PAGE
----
The Northwest Territories has asked the Government of Canada to look again at a cut to the federal transfer payments the territory receives.
The payments are an annual transfer from Ottawa to each territory, partly based on population size, to help provide for public services.
In the current fiscal year, the NWT will receive $1.29 billion in support from the federal government. However, this is set to drop by $34 million to $1.256 billion in 2016-17 – a decrease officials say neither the territory, nor Ottawa, expected to happen.
“The announced reduction is due to methodological changes to the way Statistics Canada prepares provincial/local government expenditure data, which has produced the unintended consequence of permanently lowering each territory’s Gross Expenditure Base over two percent from what was previously expected,” said a territorial government statement issued on Tuesday.
“The fiscal impact of the technical changes was not anticipated by the territories or the Government of Canada.”
It’s not clear how that impact was overlooked by both governments. Funding for all three territories is affected, but the Northwest Territories suffers the worst hit.
At a meeting earlier this week, the territories asked federal finance minister Bill Morneau to examine whether lost funding can be restored.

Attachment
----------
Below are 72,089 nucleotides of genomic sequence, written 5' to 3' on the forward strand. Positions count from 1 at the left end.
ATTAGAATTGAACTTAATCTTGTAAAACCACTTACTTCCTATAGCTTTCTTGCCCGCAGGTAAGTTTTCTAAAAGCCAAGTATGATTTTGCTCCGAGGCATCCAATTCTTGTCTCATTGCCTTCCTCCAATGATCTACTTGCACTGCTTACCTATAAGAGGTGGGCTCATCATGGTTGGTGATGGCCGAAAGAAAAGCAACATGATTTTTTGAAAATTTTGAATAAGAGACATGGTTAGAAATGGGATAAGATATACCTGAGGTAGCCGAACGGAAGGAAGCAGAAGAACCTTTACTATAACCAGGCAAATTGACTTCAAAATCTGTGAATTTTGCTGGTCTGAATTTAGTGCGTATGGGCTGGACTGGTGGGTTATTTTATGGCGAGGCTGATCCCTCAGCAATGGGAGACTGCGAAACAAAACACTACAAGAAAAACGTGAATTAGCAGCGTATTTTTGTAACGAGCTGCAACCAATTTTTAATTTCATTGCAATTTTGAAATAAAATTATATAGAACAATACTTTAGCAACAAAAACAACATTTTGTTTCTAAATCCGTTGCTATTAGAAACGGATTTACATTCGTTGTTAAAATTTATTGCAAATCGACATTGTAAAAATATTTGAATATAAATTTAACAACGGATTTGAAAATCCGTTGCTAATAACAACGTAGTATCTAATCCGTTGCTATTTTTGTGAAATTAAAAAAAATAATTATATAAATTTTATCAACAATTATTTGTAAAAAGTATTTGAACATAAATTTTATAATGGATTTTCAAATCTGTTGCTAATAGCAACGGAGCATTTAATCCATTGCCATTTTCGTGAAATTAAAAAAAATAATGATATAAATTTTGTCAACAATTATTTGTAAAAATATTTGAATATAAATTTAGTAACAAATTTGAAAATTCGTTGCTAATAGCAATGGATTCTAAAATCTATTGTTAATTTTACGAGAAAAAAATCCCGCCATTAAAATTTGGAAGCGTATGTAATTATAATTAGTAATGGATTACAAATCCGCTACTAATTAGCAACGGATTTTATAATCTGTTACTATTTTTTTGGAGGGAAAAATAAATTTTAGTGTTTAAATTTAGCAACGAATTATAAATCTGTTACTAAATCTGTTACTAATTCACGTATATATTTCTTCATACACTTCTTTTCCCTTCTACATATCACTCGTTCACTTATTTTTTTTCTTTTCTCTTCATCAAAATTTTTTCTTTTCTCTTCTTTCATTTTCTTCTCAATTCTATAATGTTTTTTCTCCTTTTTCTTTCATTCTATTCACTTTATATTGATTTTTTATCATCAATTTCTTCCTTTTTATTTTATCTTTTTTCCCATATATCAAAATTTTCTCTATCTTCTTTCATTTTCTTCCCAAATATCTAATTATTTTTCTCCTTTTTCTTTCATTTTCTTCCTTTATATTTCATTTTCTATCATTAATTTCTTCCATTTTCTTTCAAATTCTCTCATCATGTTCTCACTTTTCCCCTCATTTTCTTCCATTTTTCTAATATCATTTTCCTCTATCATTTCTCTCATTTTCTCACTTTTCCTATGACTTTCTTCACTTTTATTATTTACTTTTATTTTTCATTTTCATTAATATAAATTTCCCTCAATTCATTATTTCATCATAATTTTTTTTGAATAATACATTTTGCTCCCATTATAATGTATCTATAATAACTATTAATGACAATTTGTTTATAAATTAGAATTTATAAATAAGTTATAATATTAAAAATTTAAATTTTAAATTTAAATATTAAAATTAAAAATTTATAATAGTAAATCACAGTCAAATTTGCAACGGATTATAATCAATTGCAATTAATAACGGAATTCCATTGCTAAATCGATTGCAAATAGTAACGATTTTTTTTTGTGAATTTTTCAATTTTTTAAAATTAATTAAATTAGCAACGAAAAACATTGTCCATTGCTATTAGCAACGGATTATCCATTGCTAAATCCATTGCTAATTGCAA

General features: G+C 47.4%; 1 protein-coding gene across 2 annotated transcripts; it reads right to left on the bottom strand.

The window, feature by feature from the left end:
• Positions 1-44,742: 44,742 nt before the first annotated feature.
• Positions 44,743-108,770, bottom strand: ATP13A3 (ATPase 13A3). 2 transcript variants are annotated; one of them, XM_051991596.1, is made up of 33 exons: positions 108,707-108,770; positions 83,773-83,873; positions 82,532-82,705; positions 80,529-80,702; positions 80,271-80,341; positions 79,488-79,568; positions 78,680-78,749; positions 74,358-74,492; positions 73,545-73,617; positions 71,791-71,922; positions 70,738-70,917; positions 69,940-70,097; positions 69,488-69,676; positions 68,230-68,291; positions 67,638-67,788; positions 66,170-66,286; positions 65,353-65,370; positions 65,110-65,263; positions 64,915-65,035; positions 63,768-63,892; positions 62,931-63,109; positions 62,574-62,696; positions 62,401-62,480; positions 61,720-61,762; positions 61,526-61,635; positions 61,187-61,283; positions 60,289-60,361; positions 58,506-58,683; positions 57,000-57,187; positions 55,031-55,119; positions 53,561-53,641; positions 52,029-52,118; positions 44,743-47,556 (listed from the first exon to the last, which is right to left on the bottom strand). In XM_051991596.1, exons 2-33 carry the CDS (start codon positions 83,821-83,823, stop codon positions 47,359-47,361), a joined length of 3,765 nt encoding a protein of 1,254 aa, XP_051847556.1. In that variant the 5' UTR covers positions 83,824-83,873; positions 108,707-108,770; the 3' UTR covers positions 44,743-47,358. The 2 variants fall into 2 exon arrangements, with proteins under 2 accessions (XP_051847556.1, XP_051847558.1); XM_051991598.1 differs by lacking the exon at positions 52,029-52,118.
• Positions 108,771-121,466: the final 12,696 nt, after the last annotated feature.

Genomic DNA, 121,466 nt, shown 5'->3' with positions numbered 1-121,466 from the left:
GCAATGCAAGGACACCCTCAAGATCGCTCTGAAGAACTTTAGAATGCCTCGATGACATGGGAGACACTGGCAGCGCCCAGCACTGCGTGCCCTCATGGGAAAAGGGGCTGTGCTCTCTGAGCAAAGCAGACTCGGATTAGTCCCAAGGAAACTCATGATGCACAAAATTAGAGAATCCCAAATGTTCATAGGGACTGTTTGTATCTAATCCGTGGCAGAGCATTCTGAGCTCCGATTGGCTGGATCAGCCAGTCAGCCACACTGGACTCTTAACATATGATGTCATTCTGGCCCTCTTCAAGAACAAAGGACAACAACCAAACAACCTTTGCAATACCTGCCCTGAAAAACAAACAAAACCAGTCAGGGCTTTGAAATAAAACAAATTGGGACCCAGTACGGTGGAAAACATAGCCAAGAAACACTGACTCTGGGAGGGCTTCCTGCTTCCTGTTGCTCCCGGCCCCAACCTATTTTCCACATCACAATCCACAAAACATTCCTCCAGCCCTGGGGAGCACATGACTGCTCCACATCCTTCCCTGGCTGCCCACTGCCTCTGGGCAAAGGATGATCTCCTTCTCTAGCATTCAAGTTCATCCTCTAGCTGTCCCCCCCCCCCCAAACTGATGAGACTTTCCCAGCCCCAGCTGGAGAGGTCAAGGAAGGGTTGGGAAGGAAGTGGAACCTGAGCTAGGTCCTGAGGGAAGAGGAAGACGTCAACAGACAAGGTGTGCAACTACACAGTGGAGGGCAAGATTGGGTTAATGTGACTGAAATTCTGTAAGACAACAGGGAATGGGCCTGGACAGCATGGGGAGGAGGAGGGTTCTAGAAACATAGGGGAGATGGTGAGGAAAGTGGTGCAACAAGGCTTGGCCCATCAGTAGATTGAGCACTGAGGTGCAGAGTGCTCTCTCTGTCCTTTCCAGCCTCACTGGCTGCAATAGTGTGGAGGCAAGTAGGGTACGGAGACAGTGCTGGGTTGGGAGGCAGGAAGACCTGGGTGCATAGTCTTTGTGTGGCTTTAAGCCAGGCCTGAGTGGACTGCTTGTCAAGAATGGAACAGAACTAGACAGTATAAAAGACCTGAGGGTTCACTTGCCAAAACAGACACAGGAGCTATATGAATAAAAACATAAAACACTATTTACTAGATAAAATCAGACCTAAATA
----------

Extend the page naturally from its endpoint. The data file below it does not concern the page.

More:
“Stable and predictable funding is essential to ongoing fiscal planning and the delivery of comparable programs and services to northerners,” said NWT Premier Bob McLeod in a statement.
“Minister Morneau committed to addressing territorial concerns prior to March 15, 2016. I thank him for his attention to this matter and his government’s commitment to working directly with the territories on issues of concern to us.”
The drop in funding would represent a cut of approximately $968 per Northwest Territories resident.
Between 2007 and 2015, federal funding per resident increased from $20,360 to a high of $29,319.
Yukon is set to receive $24,333 per resident, a drop of $378 per head. In Nunavut the 2016-17 figure is $40,364, a per-capita drop of $457.
Around two thirds of the NWT’s annual revenue comes from federal support, the bulk of which takes the form of transfer payments.
The territory’s highly publicized drive to increase its population by 2,000 is in large part motivated by the extra $60 million it would duly receive in transfers each year.